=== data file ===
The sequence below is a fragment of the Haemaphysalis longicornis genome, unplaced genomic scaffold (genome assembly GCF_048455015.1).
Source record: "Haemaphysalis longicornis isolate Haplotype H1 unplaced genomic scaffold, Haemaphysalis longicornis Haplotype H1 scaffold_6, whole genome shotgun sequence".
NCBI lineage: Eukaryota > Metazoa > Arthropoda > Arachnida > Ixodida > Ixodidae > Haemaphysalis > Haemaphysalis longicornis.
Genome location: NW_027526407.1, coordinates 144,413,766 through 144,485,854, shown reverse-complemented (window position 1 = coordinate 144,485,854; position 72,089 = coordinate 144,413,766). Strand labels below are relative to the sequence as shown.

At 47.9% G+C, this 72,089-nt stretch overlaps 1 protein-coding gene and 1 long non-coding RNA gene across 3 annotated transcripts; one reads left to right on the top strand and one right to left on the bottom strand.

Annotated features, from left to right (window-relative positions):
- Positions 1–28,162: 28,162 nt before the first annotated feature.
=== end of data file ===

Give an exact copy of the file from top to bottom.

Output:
The sequence below is a fragment of the Haemaphysalis longicornis genome, unplaced genomic scaffold (genome assembly GCF_048455015.1).
Source record: "Haemaphysalis longicornis isolate Haplotype H1 unplaced genomic scaffold, Haemaphysalis longicornis Haplotype H1 scaffold_6, whole genome shotgun sequence".
NCBI lineage: Eukaryota > Metazoa > Arthropoda > Arachnida > Ixodida > Ixodidae > Haemaphysalis > Haemaphysalis longicornis.
Genome location: NW_027526407.1, coordinates 144,413,766 through 144,485,854, shown reverse-complemented (window position 1 = coordinate 144,485,854; position 72,089 = coordinate 144,413,766). Strand labels below are relative to the sequence as shown.

At 47.9% G+C, this 72,089-nt stretch overlaps 1 protein-coding gene and 1 long non-coding RNA gene across 3 annotated transcripts; one reads left to right on the top strand and one right to left on the bottom strand.

Annotated features, from left to right (window-relative positions):
- Positions 1–28,162: 28,162 nt before the first annotated feature.